During the 1980s and 1990s, the conservative majority on the Court showed more deference to state regulation of abortions. In WEBSTER V. REPRODUCTIVE HEALTH SERVICES, 492 U.S. 490, 109 S. Ct. 3040, 106 L. Ed. 2d 410 (1989), the Court upheld a Missouri law restricting abortions that contained the statement, "the life of each human being begins at conception." On a 5–4 vote, the Court upheld a law that forbids state employees from performing, assisting in, or counseling women to have abortions. It also prohibited the use of any state facilities for these purposes and required all doctors who would perform abortions to conduct viability tests on fetuses at or beyond 20 weeks' gestation.
In 1991, the Court upheld federal regulations imposed by the Reagan administration that barred birth control clinics that received federal funds from providing information about abortion services to their clients (Rust v. Sullivan, 500 U.S. 173, 111 S. Ct. 1759, 114 L. Ed. 2d 233). The Supreme Court found the regulation to be a legitimate condition imposed on the receipt of federal financial assistance.
The Court appeared to be ready to overturn the Roe precedent, but it surprised observers when it upheld Roe in Planned Parenthood v. Casey, 505 U.S. 833, 112 S. Ct. 2791, 120 L. Ed. 2d 674 (1992). The Pennsylvania law restricting abortions required spousal notification, parental consent in cases of minors, and a 24-hour waiting period before the abortion could be performed. Similar requirements had been struck down by the Court before.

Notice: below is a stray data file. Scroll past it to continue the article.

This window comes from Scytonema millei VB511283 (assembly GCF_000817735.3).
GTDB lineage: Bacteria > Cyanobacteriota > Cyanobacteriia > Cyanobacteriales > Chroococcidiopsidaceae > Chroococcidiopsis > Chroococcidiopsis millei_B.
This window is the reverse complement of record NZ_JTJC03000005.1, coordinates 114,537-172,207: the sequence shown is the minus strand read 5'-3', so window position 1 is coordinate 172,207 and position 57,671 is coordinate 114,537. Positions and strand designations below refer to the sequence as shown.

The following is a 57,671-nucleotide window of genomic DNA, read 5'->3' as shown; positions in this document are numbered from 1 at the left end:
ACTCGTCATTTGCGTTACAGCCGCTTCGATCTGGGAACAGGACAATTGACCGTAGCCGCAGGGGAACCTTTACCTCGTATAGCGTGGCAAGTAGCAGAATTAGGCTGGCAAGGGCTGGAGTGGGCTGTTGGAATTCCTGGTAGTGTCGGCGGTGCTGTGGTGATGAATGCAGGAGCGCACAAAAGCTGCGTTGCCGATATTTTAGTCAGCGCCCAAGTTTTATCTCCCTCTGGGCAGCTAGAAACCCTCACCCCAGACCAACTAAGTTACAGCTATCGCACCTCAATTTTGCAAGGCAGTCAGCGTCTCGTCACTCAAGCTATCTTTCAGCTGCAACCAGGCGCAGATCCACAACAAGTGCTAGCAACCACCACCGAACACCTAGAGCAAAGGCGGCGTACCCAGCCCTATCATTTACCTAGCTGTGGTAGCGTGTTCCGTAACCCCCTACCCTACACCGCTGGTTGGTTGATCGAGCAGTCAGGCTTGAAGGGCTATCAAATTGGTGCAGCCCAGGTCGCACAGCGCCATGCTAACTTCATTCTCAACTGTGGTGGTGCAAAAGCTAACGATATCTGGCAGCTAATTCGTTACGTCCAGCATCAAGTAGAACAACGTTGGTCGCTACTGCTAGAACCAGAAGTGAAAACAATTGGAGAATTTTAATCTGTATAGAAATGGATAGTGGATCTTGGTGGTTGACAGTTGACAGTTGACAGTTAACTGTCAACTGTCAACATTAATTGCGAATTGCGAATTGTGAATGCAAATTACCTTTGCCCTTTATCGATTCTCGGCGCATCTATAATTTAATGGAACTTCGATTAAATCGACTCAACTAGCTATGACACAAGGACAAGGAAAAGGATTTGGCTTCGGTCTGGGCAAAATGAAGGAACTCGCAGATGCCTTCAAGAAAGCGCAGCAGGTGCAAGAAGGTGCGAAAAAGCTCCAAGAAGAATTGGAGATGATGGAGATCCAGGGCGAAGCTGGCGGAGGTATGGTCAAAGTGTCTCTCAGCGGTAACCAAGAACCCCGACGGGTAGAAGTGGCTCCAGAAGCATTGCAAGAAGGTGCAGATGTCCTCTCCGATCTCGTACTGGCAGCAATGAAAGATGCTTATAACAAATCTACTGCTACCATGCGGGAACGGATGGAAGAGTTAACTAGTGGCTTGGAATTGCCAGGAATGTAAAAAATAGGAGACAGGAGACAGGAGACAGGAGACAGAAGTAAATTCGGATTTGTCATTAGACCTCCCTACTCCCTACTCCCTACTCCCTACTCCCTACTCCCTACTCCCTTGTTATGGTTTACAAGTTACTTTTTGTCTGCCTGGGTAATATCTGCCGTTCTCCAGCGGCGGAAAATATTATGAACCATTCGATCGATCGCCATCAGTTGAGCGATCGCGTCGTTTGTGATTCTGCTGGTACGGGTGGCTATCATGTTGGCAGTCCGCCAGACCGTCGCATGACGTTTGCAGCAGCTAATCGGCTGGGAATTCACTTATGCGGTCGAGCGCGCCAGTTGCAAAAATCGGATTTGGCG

On a 5–4 vote, the Court reaffirmed the essential holding of Roe that the constitutional right of privacy is broad enough to include a woman's decision to terminate her pregnancy. Though there was no majority opinion, the controlling opinion by Justice ANTHONY M. KENNEDY, joined by Justices SANDRA DAY O'CONNOR and DAVID H. SOUTER, defended the reasoning of Roe and the line of cases that followed it. However, the joint opinion abandoned the trimester framework and declared a new "undue burden" test for judging regulations of abortion. Using this test, the joint opinion upheld the parental consent, waiting period, and record-keeping and reporting provisions, but invalidated the spousal notification requirement.